Review: The Sparks Brothers
by Kaleem Aftab
- Edgar Wright has made a smart, dynamic and definitive documentary about Ron and Russell Mael, aka the Sparks brothers
Edgar Wright has made a smart, dynamic and definitive documentary about Ron and Russell Mael, brothers and founding members of the band Sparks. Ron is now 75 and Russell 73, and The Sparks Brothers [+see also:
interview: Edgar Wright
film profile] opened in the Premieres section of the Sundance Film Festival.
The documentary starts from the default assumption that audience members have probably never heard of the Maels (which is probably true for most). Wright posits that Sparks are the band that musicians love, but who have never got the fame or recognition from the public that they deserved. This documentary goes a long way in rectifying that, by telling a fun, varied and beautiful history of two brothers who are forever pushing boundaries and living outside of their comfort zone.
On a practical level, Wright tells the story using talking-heads interviews, ranging from famous celebrities to fans with good stories who responded to a call on social media. There is plenty of archive footage capturing 50 years of history, with appearances by Sparks on Top of the Pops and British talk shows. Where archive footage isn't available, animated sequences are used instead, and there is even one hilarious reconstruction. The testimonies of the brothers themselves are the backbone of the film: they offer up great memories from their career, all told in the witty, intelligent and entertaining style that has become a hallmark of their songs.
It's fascinating that what makes the brothers such eclectic and enthralling musicians is very similar to the elements that make Wright such an eclectic filmmaker. They all like to tell stories about human relationships through humour and are not afraid to make fun of themselves. They have an inimitable artistic voice that tells stories in a way people can understand, putting smiles on faces.
Wright is also not afraid of the running time, deciding to make sure that all bases are covered, rather than skip over bits of their career. It is almost an album-by-album guide, using key songs to illustrate the point being made. It starts from their childhood in Los Angeles, spending their days surfing, to their life today, going for coffee every morning at their favourite haunt. It includes the band's appearance as themselves in Rollercoaster, a 1977 event movie that was not very good.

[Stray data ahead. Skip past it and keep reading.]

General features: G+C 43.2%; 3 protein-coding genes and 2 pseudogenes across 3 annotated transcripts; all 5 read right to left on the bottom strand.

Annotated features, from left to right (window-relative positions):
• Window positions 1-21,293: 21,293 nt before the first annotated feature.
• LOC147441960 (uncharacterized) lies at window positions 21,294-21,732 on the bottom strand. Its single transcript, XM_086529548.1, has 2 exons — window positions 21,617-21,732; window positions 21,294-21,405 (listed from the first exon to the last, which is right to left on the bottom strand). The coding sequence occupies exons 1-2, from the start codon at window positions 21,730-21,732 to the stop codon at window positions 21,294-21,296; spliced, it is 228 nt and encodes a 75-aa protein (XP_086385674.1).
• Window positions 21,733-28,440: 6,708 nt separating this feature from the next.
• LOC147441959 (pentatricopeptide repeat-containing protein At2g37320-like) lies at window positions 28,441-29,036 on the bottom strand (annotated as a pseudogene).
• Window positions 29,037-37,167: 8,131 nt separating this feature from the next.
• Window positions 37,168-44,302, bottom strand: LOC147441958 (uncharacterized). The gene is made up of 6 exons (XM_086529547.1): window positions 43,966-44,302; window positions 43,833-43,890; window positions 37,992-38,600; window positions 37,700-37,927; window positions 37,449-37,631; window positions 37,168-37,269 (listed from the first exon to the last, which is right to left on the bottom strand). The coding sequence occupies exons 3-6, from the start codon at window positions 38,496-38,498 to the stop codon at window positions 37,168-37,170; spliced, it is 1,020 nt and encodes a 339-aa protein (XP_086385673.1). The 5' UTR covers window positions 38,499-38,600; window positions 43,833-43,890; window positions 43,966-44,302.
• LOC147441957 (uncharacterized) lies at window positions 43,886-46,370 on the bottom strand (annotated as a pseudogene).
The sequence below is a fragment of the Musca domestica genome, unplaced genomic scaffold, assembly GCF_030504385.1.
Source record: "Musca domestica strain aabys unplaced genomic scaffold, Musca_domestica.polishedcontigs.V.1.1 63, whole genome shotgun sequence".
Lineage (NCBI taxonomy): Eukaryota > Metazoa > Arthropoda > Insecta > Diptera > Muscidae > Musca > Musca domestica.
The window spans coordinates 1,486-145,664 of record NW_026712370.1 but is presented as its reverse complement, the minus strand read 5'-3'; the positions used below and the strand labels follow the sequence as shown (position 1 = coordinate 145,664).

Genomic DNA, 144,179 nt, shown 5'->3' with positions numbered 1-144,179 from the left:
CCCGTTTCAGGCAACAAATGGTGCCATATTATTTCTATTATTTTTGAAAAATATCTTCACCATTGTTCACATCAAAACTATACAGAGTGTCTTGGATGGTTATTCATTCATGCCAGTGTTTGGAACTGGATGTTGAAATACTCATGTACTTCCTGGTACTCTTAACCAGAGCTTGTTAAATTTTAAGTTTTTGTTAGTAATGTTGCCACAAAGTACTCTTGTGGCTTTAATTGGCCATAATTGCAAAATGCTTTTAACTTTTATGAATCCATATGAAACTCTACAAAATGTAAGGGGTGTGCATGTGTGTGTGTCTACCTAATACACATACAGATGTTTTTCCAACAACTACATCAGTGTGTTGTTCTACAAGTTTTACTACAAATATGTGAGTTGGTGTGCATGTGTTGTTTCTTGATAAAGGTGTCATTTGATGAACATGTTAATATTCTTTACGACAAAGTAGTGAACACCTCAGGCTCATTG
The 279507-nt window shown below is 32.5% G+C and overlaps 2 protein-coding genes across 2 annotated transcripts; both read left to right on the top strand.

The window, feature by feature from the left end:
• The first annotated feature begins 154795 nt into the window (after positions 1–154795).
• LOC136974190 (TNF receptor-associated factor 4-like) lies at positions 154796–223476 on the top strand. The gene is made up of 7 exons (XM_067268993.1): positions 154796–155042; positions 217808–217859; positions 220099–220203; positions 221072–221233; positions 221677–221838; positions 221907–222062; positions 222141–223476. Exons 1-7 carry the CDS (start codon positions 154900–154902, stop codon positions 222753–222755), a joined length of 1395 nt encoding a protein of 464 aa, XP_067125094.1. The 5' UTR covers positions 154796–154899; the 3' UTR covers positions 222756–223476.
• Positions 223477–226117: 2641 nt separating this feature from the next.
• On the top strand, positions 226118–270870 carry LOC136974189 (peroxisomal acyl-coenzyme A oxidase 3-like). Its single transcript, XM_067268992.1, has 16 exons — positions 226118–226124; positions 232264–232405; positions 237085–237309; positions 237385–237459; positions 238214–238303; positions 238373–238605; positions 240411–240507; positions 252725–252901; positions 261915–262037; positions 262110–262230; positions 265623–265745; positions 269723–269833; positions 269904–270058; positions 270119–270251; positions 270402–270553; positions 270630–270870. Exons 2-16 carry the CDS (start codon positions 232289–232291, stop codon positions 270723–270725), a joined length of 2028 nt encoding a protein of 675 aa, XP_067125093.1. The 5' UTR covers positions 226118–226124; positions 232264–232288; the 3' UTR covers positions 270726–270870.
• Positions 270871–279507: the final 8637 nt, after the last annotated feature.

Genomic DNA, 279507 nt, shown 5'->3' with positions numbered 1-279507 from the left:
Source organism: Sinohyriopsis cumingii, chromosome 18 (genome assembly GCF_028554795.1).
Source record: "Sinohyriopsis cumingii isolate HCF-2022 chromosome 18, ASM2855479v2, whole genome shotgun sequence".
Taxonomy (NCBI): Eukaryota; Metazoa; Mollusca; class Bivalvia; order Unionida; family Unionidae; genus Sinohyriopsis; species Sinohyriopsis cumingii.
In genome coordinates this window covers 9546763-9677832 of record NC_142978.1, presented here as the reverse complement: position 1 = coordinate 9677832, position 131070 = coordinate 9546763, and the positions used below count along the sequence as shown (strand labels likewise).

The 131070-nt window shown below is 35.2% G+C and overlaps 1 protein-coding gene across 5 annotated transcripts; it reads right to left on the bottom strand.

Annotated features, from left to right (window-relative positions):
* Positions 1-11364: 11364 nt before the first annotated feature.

There have been plenty of failed attempts at getting movies made, mostly musicals featuring their music. That is, until we get to the present day, as the brothers have penned one of the most highly anticipated films of the year, Leos Carax's musical Annette, starring Adam Driver as a stand-up comedian and Marion Cotillard as a world-famous soprano. In one sense, this documentary could be seen as the world's most extended trailer for Annette, as it creates a heightened sense of anticipation for what might be born of a combination of their imagination and the filmmaking of Carax.
Wright also has fun discussing the infamous look of songwriter Russell Mael, whose toothbrush moustache makes him look like Charlie Chaplin or Adolf Hitler. There are discussions of clothes and songwriting, and occasional tales of girlfriends, although their personal lives are the one area that Wright chooses not to delve too deep into in what is otherwise a great roller-coaster ride of emotions.
The Sparks Brothers is a UK-US production staged by MRC and Complete Fiction.
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